North Texas' choice for stroke care
When you or a loved one is experiencing a stroke, it's important to act quickly. Our hospitals at Medical City Healthcare are equipped to provide you with lifesaving care in these critical times of need. Stroke is a medical emergency. If you think someone is having a stroke, call 911 immediately.
To learn more about the stroke services we provide, please call (844) 671-4204.
Our nine certified Advanced Primary Stroke Center locations in North Texas are staffed by specially trained medical teams. When you need advanced stroke diagnostics and sophisticated treatment, our expert neurologists and stroke specialists are here for you.
Signs of a stroke
If you think you or a loved one might be having a stroke, remember to think F.A.S.T.:
- Face—When the person smiles, does one side of the face droop?
- Arms—Does one arm drift downward when both arms are raised?
- Speech—Is the person's speech slurred when asked to repeat a simple sentence?
- Time—Call 911 immediately if the person shows any of these symptoms, especially if they are accompanied by a highly severe headache, dizziness, loss of balance and/or loss of vision.
Stroke Care Videos
Types of stroke
A stroke can occur when a blood vessel supplying blood to the brain either becomes blocked or ruptures. The two types of stroke are known as:
Ischemic stroke occurs when a blood vessel supplying the brain becomes blocked by a blood clot or particle, such as a piece of plaque. This leads to insufficient blood flow to the brain, lack of oxygen and, ultimately, permanent death of brain cells. There are various causes of ischemic stroke, including atherosclerosis (narrowed vessels due to hardening of the artery), heart disease and blood clotting disorders.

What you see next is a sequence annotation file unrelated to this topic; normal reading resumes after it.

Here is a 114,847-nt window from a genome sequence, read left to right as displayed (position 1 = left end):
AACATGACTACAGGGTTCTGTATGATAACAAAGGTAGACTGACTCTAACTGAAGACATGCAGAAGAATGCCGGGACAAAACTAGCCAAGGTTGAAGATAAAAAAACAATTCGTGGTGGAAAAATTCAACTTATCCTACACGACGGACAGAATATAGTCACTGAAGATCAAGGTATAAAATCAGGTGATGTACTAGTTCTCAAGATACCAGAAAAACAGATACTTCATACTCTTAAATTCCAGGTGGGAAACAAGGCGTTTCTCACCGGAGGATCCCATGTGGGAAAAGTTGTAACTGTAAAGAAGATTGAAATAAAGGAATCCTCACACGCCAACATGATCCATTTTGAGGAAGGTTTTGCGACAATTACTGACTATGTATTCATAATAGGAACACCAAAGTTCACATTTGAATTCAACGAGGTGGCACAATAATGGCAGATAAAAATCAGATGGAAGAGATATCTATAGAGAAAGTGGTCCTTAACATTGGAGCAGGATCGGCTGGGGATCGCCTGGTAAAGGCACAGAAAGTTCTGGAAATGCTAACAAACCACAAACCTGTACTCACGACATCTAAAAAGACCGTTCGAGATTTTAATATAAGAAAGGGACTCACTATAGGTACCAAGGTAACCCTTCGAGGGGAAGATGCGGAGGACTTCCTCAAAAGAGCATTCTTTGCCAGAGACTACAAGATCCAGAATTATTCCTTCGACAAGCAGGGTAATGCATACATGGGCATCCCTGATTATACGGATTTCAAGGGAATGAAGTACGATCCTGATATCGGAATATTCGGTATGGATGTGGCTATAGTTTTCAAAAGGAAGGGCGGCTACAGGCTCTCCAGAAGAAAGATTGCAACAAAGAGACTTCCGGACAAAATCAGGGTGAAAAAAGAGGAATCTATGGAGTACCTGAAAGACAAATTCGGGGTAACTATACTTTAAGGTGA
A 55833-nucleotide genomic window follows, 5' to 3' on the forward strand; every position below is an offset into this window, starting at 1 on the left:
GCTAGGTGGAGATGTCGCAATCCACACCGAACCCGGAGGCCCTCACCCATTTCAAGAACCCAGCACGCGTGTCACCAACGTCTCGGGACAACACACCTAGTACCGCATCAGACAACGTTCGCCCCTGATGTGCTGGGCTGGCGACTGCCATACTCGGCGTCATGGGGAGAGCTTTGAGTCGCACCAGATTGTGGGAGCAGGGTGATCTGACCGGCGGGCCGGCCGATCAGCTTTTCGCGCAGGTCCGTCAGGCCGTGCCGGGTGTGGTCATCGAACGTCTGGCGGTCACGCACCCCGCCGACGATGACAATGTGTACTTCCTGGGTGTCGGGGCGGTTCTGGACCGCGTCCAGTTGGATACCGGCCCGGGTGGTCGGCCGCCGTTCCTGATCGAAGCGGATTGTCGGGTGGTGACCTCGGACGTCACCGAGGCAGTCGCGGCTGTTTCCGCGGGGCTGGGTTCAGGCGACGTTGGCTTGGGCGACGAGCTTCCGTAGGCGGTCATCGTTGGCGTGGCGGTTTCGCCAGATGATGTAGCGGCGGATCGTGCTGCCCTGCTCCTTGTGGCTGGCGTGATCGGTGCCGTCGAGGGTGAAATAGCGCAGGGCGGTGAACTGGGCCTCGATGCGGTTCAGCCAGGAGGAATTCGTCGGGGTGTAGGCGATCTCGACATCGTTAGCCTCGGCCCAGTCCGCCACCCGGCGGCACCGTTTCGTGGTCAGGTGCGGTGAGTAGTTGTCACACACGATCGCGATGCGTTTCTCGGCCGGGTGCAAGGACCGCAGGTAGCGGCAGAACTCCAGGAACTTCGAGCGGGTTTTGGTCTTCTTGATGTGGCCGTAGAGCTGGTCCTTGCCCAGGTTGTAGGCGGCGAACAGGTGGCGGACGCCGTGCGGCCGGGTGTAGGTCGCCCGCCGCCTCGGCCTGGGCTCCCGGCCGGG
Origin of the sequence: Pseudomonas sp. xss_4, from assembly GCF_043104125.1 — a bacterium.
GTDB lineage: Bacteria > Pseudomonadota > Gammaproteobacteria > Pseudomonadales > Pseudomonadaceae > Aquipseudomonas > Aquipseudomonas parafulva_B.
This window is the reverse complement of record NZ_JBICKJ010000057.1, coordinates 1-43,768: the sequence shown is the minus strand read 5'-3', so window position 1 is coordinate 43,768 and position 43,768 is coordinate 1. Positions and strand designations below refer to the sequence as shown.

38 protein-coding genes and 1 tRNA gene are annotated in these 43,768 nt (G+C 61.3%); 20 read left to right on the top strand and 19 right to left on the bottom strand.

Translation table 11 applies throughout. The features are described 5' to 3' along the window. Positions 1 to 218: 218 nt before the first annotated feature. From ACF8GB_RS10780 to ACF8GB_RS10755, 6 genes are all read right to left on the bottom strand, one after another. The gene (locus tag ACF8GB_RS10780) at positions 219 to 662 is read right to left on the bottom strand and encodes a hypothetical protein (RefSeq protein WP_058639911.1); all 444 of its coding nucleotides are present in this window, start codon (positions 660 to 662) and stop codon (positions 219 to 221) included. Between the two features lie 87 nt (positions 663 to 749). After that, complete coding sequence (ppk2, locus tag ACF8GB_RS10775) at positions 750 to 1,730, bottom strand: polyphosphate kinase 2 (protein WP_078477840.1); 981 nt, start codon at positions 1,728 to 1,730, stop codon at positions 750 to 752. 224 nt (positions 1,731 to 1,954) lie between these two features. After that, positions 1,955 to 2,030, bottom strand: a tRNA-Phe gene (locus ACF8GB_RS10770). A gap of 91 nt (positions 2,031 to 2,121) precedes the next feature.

Hemorrhagic stroke occurs when a blood vessel ruptures and blood spills into the brain and its surrounding structures. Hypertension is the most common reason for this type of stroke. Aneurysms and other vascular malformations may also cause hemorrhagic stroke. Patients with hemorrhagic stroke are often evaluated by neurosurgeons, though most patients do not require surgery.
Stroke risk factors
You can't control all of your risk factors for stroke—such as age, gender and family history—but you can identify your manageable risk factors and take steps to control, treat and improve them. Manageable risk factors include:
- High blood pressure
- High cholesterol
- Family history of stroke
- Previous strokes/transient ischemic attacks
- Atrial fibrillation/atrial flutter
- Sickle cell anemia
- Congestive heart failure
- Coronary artery disease
Metabolic syndrome and your stroke risk
A specific combination of risk factors can lead to the increased chance of having a stroke. This is known as metabolic syndrome and occurs when you have three or more of the following conditions:
- High blood pressure (130/85 mm Hg or greater)
- Excess weight around the waist (greater than 40 inches in men and 35 inches in women)
- Triglyceride level at 150 mg/dl for men or below 50 mg/dl for women
- HDL cholesterol level below 40 mg/dl for men or below 50 mg/dl for women
- Elevated blood sugar or diabetes
The conditions above are all treatable. Therefore, it is important to talk to your healthcare provider about your specific risk.
Stroke education for children
With multigenerational homes becoming more prevalent in America today, so does the need to educate all ages about stroke signs and symptoms. Our "Be a Stroke Hero" puppet show teaches children the signs of stroke and what to do if a loved one is experiencing one.
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